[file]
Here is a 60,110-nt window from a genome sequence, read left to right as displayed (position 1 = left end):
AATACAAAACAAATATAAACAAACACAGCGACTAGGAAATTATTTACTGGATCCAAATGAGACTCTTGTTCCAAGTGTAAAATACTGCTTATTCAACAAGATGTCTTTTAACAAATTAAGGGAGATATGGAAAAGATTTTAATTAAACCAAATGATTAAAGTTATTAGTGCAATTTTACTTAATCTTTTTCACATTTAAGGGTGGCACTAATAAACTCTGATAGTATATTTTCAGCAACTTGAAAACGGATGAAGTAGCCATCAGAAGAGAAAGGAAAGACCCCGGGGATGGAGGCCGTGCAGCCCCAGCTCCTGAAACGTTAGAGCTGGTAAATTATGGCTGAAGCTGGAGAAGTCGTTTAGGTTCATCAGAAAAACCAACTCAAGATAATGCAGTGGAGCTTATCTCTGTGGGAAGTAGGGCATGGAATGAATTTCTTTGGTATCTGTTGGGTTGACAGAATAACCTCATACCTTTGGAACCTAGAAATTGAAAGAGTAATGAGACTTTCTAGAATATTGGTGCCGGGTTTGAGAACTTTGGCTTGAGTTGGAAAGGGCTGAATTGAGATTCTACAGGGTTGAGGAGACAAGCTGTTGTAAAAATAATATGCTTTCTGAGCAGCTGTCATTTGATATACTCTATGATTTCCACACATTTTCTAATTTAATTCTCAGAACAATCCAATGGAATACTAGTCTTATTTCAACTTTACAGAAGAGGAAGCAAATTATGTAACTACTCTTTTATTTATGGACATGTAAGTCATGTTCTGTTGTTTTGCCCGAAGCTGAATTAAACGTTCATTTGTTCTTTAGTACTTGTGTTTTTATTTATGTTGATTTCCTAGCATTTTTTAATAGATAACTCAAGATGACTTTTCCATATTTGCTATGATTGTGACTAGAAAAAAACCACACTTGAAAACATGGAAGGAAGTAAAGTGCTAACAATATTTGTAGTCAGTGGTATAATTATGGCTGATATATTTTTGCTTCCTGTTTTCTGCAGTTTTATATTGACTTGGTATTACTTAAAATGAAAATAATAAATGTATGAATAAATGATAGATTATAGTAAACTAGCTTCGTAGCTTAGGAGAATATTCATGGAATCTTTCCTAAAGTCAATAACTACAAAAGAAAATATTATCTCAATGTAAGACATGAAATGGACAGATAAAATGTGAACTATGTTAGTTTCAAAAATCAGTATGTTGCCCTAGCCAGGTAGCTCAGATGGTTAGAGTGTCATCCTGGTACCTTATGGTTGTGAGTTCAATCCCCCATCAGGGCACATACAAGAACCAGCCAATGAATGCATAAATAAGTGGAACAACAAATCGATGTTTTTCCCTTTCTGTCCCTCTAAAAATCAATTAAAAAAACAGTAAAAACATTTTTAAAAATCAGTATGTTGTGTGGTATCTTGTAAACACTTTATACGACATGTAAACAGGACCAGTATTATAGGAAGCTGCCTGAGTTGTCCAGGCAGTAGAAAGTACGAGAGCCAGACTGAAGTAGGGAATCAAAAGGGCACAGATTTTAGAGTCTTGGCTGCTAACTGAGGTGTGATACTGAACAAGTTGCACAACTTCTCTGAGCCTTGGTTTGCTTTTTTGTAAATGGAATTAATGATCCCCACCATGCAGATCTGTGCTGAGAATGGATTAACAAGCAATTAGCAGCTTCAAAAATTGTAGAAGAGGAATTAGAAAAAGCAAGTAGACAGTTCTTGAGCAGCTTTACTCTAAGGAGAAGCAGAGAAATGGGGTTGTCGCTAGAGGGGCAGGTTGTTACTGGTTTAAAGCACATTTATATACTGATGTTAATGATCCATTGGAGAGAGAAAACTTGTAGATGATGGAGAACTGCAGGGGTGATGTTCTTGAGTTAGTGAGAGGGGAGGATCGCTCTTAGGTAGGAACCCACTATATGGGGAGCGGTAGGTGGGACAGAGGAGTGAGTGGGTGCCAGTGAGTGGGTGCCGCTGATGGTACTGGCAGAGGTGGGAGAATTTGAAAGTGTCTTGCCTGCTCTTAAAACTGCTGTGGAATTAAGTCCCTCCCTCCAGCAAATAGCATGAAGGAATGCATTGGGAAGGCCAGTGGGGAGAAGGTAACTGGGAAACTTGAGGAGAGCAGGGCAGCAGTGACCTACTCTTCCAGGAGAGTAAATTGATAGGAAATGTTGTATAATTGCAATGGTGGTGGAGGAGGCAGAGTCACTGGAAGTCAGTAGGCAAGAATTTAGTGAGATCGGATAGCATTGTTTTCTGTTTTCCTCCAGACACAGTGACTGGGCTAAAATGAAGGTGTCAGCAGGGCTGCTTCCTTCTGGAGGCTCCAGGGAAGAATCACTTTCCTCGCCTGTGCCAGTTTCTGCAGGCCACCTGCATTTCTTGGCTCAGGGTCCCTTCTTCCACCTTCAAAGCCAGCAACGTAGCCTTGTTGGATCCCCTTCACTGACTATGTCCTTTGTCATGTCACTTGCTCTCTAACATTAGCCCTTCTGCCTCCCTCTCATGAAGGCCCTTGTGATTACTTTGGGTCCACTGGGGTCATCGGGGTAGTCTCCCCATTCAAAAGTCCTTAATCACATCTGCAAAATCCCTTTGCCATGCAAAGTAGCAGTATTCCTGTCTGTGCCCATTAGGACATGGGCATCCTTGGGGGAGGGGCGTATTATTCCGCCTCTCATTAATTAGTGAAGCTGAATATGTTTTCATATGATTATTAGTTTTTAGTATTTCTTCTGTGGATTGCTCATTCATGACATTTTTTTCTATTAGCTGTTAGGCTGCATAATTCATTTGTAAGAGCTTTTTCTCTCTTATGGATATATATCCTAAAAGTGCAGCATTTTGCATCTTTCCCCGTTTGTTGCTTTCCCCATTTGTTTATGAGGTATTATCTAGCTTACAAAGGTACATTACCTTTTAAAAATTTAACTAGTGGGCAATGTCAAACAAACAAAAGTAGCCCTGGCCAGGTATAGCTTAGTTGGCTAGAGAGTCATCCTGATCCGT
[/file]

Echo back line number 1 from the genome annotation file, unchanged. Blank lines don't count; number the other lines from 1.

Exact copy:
Here is a 60,110-nt window from a genome sequence, read left to right as displayed (position 1 = left end):